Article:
My sister sent a group text with an article titled “Set Down Your Rocks” attached. As I read, I felt my knuckles tighten around a rock or two.
University of Minnesota College of Veterinary Medicine’s Dr. Athena Diesch-Chham’s rock theory says.
humans tend to pick up things they think they need to carry – in other words, they pick up “rocks.”
Don’t ask me to put these down. I felt my heart tighten in my chest.
I read on, wanting to understand my sister and Dr. Athena Diesch-Chham. Dr. Diesch-Chham is a clinical social worker who counsels people in veterinary medicine. She studies what she calls Moral Injury.
Moral Injury results from personal experiences, which violate a person’s deepest and most closely held values and principles.Tweet
Most of you know that I come from a big family: five sister and three brothers. We became diverse as we grew: urban and rural, mixed-race, immigrants. We became almost evenly divided politically.
We come from an extended family of fervent debaters; observing spirited and sometimes angry political debates while still babes in arm. And, on the other side of our history is the Quaker concerns for peace and nonviolent resolution of conflicts, simplicity, integrity, equality, community, and the right sharing of the earth’s resources.
These past four years we gravitated toward silence; the philosophical split dividing us literally and figuratively into different rooms. I coached Love-One, who sometimes can’t control his passion, as we traveled to gatherings. We went over topics that we thought would come up. We came up with ways to signal each other to cool it. And then, for example,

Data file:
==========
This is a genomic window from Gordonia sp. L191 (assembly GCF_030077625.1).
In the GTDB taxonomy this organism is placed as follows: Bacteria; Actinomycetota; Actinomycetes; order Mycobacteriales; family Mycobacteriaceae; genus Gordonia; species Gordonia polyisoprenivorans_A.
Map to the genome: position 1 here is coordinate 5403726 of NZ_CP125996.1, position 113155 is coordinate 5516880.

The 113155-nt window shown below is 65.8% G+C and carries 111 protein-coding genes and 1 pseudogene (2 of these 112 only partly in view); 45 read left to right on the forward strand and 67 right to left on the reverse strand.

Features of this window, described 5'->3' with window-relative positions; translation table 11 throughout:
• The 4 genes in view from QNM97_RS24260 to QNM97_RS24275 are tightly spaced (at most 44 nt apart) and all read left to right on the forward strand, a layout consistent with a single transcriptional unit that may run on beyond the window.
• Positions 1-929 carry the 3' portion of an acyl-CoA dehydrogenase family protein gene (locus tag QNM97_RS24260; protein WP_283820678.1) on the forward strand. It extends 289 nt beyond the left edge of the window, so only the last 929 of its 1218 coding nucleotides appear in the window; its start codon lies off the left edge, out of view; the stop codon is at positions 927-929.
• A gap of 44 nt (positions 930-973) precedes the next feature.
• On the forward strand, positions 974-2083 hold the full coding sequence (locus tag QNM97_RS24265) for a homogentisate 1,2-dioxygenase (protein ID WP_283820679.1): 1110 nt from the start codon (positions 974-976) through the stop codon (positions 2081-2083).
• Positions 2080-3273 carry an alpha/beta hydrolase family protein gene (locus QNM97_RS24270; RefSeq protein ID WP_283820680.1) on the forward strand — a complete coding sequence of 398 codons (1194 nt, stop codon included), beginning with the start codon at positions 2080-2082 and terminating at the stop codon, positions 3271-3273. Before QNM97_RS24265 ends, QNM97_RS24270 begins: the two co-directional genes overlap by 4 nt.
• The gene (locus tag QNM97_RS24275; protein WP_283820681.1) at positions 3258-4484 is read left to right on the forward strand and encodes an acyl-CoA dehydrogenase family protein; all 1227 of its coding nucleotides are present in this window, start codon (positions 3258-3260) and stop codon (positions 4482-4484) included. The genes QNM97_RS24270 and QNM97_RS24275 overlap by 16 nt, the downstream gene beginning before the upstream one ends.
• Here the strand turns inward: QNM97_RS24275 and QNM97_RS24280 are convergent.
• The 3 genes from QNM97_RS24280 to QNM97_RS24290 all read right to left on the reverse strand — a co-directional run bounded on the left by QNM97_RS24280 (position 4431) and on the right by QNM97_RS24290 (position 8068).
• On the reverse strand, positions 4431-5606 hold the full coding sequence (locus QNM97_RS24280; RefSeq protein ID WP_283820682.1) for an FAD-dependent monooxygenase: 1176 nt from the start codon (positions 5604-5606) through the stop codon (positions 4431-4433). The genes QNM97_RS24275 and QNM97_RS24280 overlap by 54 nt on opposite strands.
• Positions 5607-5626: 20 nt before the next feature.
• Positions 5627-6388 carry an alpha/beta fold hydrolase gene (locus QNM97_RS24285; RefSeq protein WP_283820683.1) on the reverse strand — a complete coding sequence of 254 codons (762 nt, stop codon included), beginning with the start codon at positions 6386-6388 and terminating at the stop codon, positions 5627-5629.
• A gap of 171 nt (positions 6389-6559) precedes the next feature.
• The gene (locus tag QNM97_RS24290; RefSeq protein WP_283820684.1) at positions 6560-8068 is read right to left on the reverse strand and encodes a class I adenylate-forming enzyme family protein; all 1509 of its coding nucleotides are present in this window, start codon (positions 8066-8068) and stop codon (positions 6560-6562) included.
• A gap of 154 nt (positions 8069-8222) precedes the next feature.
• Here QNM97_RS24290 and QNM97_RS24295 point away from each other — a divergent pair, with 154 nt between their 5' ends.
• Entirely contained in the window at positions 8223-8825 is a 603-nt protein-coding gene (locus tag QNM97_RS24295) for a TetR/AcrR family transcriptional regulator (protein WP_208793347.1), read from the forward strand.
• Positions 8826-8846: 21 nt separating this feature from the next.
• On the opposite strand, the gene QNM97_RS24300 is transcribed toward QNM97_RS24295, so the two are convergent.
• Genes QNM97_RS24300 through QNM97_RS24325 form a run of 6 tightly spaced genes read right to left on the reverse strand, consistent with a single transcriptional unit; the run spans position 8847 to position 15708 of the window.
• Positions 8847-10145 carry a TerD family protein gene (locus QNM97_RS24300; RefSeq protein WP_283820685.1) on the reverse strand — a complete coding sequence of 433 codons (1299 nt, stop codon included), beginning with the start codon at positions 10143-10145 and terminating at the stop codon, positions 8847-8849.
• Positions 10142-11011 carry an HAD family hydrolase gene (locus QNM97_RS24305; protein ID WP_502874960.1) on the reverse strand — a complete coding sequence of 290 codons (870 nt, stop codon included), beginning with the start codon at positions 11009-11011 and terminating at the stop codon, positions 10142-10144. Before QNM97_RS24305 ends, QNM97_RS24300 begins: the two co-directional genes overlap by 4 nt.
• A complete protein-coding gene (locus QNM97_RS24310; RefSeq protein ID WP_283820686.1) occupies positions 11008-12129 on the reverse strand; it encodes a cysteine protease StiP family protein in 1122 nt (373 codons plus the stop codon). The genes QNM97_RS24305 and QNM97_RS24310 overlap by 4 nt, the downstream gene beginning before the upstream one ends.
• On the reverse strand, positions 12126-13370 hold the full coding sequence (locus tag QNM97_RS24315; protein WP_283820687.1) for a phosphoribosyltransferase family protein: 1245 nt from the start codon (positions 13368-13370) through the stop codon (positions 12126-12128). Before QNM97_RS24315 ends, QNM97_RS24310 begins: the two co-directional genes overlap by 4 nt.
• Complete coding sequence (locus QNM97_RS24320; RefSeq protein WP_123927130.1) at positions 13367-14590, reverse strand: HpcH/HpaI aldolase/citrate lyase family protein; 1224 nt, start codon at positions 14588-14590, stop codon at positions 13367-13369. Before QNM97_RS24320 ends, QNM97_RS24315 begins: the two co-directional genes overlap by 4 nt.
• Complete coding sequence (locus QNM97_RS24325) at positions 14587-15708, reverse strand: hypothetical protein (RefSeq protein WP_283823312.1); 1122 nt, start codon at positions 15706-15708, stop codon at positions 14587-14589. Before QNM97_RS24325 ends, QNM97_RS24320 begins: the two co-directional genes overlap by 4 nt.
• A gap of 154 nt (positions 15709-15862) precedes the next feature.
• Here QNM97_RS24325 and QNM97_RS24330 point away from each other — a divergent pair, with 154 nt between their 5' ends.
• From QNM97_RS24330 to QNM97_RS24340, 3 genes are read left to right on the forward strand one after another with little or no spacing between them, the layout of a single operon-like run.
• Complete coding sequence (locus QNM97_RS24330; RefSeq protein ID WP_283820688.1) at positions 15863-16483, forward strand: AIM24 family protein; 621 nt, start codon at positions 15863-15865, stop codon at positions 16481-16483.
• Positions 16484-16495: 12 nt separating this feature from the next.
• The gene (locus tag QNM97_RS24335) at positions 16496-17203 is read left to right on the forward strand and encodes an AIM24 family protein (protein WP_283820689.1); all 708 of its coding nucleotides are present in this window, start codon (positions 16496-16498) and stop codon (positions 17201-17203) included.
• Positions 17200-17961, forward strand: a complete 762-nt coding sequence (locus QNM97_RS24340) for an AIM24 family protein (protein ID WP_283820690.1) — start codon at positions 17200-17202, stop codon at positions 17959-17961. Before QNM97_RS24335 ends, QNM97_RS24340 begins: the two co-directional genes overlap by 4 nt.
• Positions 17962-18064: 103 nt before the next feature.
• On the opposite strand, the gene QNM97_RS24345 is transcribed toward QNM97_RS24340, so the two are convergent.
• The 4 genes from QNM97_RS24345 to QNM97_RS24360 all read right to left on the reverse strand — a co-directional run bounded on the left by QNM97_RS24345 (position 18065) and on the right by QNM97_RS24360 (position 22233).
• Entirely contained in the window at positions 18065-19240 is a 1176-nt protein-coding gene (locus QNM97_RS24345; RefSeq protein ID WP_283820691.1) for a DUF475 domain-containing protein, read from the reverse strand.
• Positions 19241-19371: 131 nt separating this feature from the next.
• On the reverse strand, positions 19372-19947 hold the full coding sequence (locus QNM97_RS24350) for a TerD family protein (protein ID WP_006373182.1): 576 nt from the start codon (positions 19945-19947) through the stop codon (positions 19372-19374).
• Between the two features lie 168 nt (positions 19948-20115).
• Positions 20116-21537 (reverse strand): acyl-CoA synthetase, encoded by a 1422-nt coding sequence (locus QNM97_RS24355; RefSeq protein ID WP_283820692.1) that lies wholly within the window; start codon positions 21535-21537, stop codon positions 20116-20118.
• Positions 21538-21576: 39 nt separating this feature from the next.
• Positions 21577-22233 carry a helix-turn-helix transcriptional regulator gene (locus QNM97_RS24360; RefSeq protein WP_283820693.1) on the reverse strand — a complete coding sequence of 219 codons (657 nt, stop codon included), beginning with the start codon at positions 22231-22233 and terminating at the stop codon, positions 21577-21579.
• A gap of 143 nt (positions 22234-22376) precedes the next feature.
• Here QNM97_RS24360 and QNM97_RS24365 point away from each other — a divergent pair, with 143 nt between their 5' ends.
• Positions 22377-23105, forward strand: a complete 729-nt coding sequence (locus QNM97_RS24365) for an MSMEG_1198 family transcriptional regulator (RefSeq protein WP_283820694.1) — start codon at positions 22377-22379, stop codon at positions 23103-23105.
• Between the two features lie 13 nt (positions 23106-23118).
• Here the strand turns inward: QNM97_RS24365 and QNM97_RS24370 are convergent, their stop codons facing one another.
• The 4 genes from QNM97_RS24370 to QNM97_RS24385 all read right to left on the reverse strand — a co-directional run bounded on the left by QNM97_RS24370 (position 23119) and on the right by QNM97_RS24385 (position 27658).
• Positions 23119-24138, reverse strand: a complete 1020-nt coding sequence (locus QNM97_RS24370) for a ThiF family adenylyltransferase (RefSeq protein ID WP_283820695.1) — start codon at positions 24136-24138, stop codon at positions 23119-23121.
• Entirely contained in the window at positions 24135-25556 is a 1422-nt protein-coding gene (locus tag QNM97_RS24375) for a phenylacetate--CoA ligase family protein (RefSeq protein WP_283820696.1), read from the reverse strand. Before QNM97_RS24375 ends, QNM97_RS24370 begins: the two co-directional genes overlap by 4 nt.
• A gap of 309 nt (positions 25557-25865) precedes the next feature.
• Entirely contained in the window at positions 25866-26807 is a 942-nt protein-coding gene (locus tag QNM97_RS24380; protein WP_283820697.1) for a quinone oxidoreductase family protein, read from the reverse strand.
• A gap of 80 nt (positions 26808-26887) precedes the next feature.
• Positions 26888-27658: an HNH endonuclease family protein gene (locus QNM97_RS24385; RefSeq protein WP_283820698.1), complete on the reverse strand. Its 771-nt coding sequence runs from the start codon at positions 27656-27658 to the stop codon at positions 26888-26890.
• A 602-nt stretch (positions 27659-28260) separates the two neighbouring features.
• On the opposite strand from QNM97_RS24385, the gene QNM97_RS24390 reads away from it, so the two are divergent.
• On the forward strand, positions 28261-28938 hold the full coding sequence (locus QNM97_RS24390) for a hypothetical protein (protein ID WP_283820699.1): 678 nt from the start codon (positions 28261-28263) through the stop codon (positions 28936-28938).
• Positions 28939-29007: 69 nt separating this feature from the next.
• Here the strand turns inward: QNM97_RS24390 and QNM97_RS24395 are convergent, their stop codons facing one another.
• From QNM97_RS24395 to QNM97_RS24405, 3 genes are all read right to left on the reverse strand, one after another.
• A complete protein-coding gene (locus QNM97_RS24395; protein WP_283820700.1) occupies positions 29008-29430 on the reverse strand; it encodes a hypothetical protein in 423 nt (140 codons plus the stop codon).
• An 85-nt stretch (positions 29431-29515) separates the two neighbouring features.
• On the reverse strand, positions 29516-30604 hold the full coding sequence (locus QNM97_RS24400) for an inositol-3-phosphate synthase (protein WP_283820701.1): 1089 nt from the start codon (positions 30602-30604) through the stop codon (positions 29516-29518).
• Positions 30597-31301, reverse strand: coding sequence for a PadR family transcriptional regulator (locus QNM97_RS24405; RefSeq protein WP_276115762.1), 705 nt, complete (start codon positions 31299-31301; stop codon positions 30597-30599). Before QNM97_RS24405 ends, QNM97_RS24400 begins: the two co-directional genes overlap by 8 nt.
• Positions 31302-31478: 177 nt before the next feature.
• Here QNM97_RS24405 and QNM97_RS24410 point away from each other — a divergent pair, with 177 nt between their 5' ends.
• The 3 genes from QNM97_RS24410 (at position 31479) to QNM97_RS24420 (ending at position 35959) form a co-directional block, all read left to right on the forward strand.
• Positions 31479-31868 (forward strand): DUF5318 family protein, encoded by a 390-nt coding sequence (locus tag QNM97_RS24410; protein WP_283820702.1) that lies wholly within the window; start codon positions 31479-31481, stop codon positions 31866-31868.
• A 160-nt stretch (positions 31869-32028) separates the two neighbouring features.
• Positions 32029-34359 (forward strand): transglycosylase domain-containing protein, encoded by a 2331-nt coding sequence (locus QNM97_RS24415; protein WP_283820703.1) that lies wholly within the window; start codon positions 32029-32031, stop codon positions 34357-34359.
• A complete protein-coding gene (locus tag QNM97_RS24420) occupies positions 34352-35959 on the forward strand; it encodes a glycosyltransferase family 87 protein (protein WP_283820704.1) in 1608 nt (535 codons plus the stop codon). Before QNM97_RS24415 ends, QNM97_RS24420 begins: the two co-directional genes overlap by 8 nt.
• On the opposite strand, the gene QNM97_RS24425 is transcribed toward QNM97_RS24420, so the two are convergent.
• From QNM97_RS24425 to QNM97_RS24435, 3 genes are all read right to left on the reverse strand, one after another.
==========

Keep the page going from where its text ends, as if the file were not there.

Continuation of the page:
I blurted out, “That’s just nuts,” to a sister’s assertion that Climate change is not real.Tweet
I’m not ready to set that rock down.
We experience Moral Injury when we engage in activities that don’t always line up with our due north. It’s a phenomenon similar to PTSD. According to Michael D. Matthews, PhD, who studies this phenomenon in military personnel, “Moral Injury is more associated with an existential crisis, stemming from the violation of values pertaining to the sanctity of life, than with trauma.”
I think about all the ways my families differ on how best to support life: climate, immigration, healthcare, the pandemic, social services, etc.
“When emotional connections are formed, there is a higher level of devastation when the bond is broken,” asserts Dr. Diesch-Chham.
That might be why it’s so hard to put my rocks down. I want to remain connected to all of my family. I want to be nice. And, I feel like I’m betraying some of my deepest convictions when I do.
In the past four years, I’ve read about people who gave up on friends and distanced themselves from family members. They’ve made the decision to set down that rock.
I’m not ready to put that rock down.
Apparently, Mother Theresa required nuns take an entire year off every four to five years, to allow for them to heal from the effects of their work. You might call it a spiritual setting down of rocks; at least for a time.
I think I’ll take a week or two to set my rocks in a corner. I’ll fast from media and spend some time in quiet meditation. Who knows, perhaps the relief will be so great, I won’t need to pick those rocks up again.